Department for Work and Pensions: Information Centre (IAD). Notes: 1. Figure is based on a 5 per cent sample from the Pensions Strategy Computer System as at 30 September 2002, and is therefore subject to a degree of sampling variation. 2. Figure has been rounded to the nearest hundred.
Baroness Hollis of Heigham: Estimates of the number of people entitled to but not claiming minimum income guarantee (MIG) are not available below national level. These are contained in the publication, Income Related Benefits: Estimates of Take Up 200001. Copies are held in the Library.
As at February 2003, 5,100 people were claiming the MIG in the Warrington Local Authority area. Notes: 1. Figure is based on a 5 per cent sample and is therefore subject to sampling variation. 2. Figure has been rounded to the nearest hundred.
The number of people aged 75 and over receiving social security benefit in the Warrington local authority area at November 2002 was 12,500. These people would be eligible to receive a free TV licence. Notes: 1. This figure is based on 5 per cent data taken from the client group analysis of the population over state pension age as at 30 November 2002, and is therefore subject to a degree of sampling variation. 2. Benefits are attendance allowance, disability living allowance, severe disablement allowance, incapacity benefit, minimum income guarantee and state pension. 3. Figure has been rounded to the nearest hundred. 4. As only one TV licence is required per household, the number of free TV licences issued may be lower than the number of people entitled to one. Some households may contain more than one person aged 75 and over and not all households with a person aged 75 will have a television.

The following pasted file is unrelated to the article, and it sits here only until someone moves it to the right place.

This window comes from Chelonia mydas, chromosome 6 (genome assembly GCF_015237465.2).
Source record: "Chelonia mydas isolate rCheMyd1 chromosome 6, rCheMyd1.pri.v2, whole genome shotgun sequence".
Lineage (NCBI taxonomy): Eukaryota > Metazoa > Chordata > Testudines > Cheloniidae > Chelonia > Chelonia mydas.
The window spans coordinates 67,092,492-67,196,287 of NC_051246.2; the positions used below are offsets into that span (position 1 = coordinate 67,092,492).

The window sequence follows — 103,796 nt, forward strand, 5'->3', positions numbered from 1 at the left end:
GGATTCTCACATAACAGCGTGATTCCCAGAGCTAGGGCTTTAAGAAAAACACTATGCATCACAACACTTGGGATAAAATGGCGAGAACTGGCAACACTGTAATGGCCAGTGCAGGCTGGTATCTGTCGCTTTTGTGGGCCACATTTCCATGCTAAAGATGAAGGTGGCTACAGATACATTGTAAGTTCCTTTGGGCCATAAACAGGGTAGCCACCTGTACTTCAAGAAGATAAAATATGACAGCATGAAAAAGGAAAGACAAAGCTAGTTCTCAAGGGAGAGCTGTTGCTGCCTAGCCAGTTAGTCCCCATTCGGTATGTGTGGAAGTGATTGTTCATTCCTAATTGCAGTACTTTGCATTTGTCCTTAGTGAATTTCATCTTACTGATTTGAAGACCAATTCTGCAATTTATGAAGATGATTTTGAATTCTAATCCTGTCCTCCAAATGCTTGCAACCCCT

Baroness Hollis of Heigham: Most people aged 60 and over who normally live in Great Britain are entitled to a winter fuel payment, regardless of whether they are receiving a state pension. Some 35,600 people in the Warrington local authority area received a winter fuel payment last winter. Source: Department for Work and Pensions: Information Centre (IAD) Notes: 1. Figures are taken from the Matching Intelligence Data Analysis Service Winter Fuel Payment 200203 exercise. 100 per cent sample. 2. Figure has been rounded to the nearest 5.
Baroness Hollis of Heigham: We estimate that around half of all pensioner households across Great Britain will be eligible for pension credit. Estimates of the level of entitlement, and the number of applications, are not available at the level of individual towns, local authorities or parliamentary constituencies. A quarterly report on progress on the take-up of pension credit at the national level was published on 14 July and a copy has been placed in the Library. A further quarterly report will be published in October. Further monthly progress reports, including regional breakdowns of the number of awards, will be published from November onwards.
Baroness Hollis of Heigham: The cost of implementing the new measures in the Control of Asbestos at Work Regulations 2002 is some £1.7 billion over 50 years. The majority of the costs are for the new duty to manage asbestos in non-domestic premises (£1.4 billion). It is anticipated that much of the costs would be incurred during first 10 years but no annual breakdown of the costs has been made.
This is balanced against the benefits estimated at £3 billion reducing the risks from asbestos and so preventing an estimated 4,700 asbestos-related deaths.